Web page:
We admire the great rampart of cliffs over 450 feet high in some places and appreciate the magnificent setting of the Pwll Deri Youth Hostel. We reach Aberbach a pretty bay and further along is Aber Mawr the most important Ice Age settlement in Pembrokeshire and close by, Castell-coch an Iron Age promontory fort. This delightful peninsula has wonderful coastal views and the going gets gentler as we pass the delightful hamlet of Abercastle and the beach at Aber Draw to Porthgain. 11 miles (17.5km) with 2,400 feet (720m) of ascent.

 

Pembrokeshire coast CathedralDay 7: Porthgain to St David’s

Porthgain is a fascinating village, moulded by a short lived Industrial Revolution in Pembrokeshire. The small harbour was used between 1837 and 1931 for the export of slates and bricks. We encounter another interesting village, Abereiddi, now a favourite spot for artists. From here it’s an excellent final few miles along the cliff tops; before we round the wonderful wild heather covered section of St David's Head to uncover the crescent shaped beach of Whitesands Bay. Leaving the coast path for the final time we walk on a quiet road to enter St David's via its Cathedral, a truly stunning end to our holiday. 12 miles (19km) with 1,900 feet (580m) of ascent.

Day 8: Departure Day

At the end of the holiday we will return you to Carmarthen railway station for 10:30.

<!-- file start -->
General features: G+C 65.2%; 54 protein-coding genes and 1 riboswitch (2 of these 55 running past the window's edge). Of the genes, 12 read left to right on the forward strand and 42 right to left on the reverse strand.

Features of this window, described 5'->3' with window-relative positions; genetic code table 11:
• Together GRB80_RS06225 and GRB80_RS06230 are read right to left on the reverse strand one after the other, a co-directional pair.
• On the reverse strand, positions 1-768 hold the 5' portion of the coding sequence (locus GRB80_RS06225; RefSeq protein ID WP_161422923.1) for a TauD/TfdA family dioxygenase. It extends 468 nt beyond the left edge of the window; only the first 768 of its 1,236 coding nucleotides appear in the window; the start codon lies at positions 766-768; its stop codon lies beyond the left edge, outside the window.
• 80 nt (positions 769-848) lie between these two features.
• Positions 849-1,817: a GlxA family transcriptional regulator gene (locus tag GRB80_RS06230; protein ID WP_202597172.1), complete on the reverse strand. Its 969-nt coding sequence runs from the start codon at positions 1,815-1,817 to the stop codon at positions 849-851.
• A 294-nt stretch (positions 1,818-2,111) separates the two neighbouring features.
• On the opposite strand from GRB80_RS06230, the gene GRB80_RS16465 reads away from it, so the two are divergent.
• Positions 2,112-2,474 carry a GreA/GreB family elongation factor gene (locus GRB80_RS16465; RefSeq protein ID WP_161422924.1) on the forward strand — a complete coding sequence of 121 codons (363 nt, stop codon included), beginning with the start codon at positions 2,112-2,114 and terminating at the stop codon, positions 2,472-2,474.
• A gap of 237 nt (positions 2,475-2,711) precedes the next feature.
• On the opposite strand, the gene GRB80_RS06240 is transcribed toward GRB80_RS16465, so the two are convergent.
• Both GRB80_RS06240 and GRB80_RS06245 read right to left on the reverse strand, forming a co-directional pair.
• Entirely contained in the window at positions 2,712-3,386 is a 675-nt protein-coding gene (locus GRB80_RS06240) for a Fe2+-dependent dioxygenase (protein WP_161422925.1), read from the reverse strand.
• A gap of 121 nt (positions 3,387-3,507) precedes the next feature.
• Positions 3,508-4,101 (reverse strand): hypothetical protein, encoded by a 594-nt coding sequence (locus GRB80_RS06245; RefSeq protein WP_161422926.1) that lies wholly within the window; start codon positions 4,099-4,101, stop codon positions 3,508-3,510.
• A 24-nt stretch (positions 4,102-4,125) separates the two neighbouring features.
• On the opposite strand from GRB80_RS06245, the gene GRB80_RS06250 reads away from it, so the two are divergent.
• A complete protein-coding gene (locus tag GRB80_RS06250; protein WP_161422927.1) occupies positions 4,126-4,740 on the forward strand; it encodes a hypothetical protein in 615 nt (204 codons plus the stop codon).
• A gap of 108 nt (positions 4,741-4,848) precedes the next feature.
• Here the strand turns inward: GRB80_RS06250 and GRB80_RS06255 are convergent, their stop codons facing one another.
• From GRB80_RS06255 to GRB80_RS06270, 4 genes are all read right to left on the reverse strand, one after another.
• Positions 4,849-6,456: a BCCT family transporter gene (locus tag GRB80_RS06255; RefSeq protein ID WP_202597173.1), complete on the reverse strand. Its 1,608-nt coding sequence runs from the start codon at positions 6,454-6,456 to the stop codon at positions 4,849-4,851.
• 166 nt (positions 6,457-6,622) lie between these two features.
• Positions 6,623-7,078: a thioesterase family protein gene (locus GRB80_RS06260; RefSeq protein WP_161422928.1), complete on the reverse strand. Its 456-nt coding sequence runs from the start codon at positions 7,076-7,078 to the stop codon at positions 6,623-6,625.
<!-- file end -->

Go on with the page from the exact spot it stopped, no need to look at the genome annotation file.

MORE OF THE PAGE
The itinerary may be subject to change at the discretion of the leader with regard to the weather and other external factors 

Travel

How to get to us by train

By train:

Your leader will meet you at Carmarthen Railway station (outside the main entrance) at 16:50 for the 1 hour transfer to the Salutation Inn. At the end of the holiday we will return you to Carmarthen railway station for 10:30.

If you will not be using our transfer from Carmarthen please let us know, so that the group aren't waiting for you.

There is a regular rail service to Carmarthen, which usually involves a change at either Swansea or Newport.

For train times and general rail enquiries visit www.nationalrail.co.uk or call 03457 484950 (from outside the UK call +44 20 7278 5240).

Train heading to Wales 

Driving to us

By car:

There is a car park at Carmarthen railway station, operated by NCP (a one week pass costs approximately £14). From here you can join the free transfers to and from the hotels (see above).

It is also possible to leave your car in the hotel car park in Felindre Farchog for the duration of the holiday. Please note a transfer from St David’s is not provided for those wishing to return here at the end of the holiday. The journey is possible by public bus transport from St David’s to Fishguard (approx 50 minutes) and change at Fishguard for the hourly service to Felindre Farchog (approx 20 minutes). To check the bus timetable, visit www.traveline-ymru.org.uk

 

 

 

 

Reviews

Dates & Prices

Date Description Nights Brochure price Book
8 Jul 2017 XPLDW - Pembrokeshire Coast Path 7 £799.00 Book Now
2 Sep 2017 XPLDW - Pembrokeshire Coast Path 7 £799.00 Book Now

Price includes:

  • 7 nights Full Board en-suite accommodation
  • The services of an experienced HF Holidays’ Trails leader
  • All transport and luggage transfers on walking days
  • Group transfers to and from Carmarthen train station

Prices are per person

Information

  • Single rooms are generally not available. See below for information if we are unable to find someone to share with you 

If at eight weeks prior to the start of the holiday a sharing partner is unavailable, a single room or room for single occupancy with associated supplement will be allocated to you instead. The cost will be £91 (complete holiday)

  • Non-member associate fee: £10 per person